officials-past and present-for ruining the economy and gave farmers
clear title to their land in a move intended to encourage production.
The new state court will hold officials accountable for their policies. But
Western sources said former Communist Party leader Edward Gierek and
former Prime Minister Piotr Jaroszewicz, whose policies many blame for
Poland's current $25 billion foreign debt, could escape trial.
Both Gierek and Jaroszewicz were in powe in the 70s and are now being
held by martial law authorities. Gierek fell from power within days of the
1980 rise of the independent labor union Solidarity, which was banned in
December when martial law was imposed.
Jaroszewicz, 72, is widely, suspected to have enriched himself during
almost a decade in power.
Poland's state-run news media, meanwhile, announced that dancing at
discotheques and night spots will be permitted starting Monday, ending a
ban that began with the imposition of martial law Dec. 13.
The newspaper Kurier Polski said dancehalls will be allowed to stay open
until10 p.m., an hour before the start of a six-hour curfew.
British vote may shift power
GLASGOW, Scotland- Britain's Social Democratic Party celebrated its
first birthday yesterday with champagne and a special election victory by
co-leader Roy Jenkins, who declared he was ready to lead the centrist
alliance to power.
Hillhead voters, in a special election Thursday, sent Jenkins to the House
of Commons with a 2,038-vote majority over his Conservative opponent, 33-
year-old Gerry Malone, thus ending a 63-year Tory hold on the conservative
district. The Labor candidate, David Wiseman, 38, ran third.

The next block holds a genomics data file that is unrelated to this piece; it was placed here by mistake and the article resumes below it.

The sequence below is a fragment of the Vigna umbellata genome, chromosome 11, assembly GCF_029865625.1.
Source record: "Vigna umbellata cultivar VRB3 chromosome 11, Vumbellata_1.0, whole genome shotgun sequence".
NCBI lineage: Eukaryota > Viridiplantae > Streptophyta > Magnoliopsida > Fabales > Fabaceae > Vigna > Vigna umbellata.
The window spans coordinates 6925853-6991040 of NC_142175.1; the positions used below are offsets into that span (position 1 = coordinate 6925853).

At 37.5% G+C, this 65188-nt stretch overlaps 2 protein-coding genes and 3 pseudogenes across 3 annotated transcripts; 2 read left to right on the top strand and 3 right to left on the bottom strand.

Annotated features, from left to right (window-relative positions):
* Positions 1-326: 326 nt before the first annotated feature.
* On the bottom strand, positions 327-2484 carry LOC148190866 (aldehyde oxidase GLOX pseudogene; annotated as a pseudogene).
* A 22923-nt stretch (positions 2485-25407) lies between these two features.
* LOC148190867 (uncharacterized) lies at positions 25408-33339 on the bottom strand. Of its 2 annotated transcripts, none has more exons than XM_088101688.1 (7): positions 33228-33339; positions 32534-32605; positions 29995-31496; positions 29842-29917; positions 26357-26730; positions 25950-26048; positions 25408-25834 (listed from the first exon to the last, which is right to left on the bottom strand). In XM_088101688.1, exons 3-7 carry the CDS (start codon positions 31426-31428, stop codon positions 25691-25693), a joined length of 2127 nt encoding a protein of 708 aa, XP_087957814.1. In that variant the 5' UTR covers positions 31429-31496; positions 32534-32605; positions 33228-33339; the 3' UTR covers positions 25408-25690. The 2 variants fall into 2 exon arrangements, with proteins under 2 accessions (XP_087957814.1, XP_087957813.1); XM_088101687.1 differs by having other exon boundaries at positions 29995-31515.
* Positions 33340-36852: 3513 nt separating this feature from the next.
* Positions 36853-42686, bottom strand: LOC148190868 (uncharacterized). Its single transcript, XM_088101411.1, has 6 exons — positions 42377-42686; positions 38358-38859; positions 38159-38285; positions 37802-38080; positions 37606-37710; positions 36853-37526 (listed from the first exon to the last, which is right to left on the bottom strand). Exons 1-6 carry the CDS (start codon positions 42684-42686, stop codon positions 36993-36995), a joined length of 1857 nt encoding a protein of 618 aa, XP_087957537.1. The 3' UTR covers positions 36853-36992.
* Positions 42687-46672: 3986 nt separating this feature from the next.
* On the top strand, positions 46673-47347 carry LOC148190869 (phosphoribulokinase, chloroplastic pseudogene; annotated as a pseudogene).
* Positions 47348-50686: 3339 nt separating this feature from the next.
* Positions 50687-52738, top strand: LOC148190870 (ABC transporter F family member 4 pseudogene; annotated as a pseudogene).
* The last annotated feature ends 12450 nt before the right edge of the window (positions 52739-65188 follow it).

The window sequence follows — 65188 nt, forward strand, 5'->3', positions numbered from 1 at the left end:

The ruling Conservatives and opposition Laborites expressed concern
over the defeat. Analysts say the loss indicates the two major parties may
finally have lost their 60-year grip on British politics.
Before the election the Conservatives had 334 seats and a comfortable 34-
seat majority in the Commons, where Labor held 240 seats. The alliance, the
third-largest group, had a total of 40-28 Social Democrats and 12 Liberals.
"The alliance is going hard to win the next general election scheduled
early 1984," said an ebullient Jenkins. "If people want me to lead it, I'm
willing to do so."
Blast kills three in Lebanon
BEIRUT, Lebanon - A time bomb exploded underneath a seat in an X-
rated movie theater in Christian East Beirut yesterday, killing two people
and injuring 20, police said.
A caller claiming to be from the Front for the Liberation of Lebanon from
Foreigners took responsibility for the latest bombing incident.
An exodus of diplomats from Beirut continued with an announcement by
the West German Embassy that it had closed two cultural centers, a school
and a research center because of threats against -the lives of West German
The threats were made after police inStuttart arrested three Syrians
suspected of plotting to assassinate anti-Syrian government Moslems living
in West Germany, according to West German officials.

Nicaraguan leaders ready to negotiate

MANAGUA, Nicaragua (UPI) -
Daniel Ortega, leader of the leftist San-
dinista junta, said yesterday le was
waiting for "a serious response" from
Washington to the Central America
peace proposal he presented to the U.N.
Security Council.
Ortega was greeted at Managua's
airport by about 500 cheering and chan-
ting youths upon his return from New
York, where he addressed the council
Thursday, announcing that Nicaragua,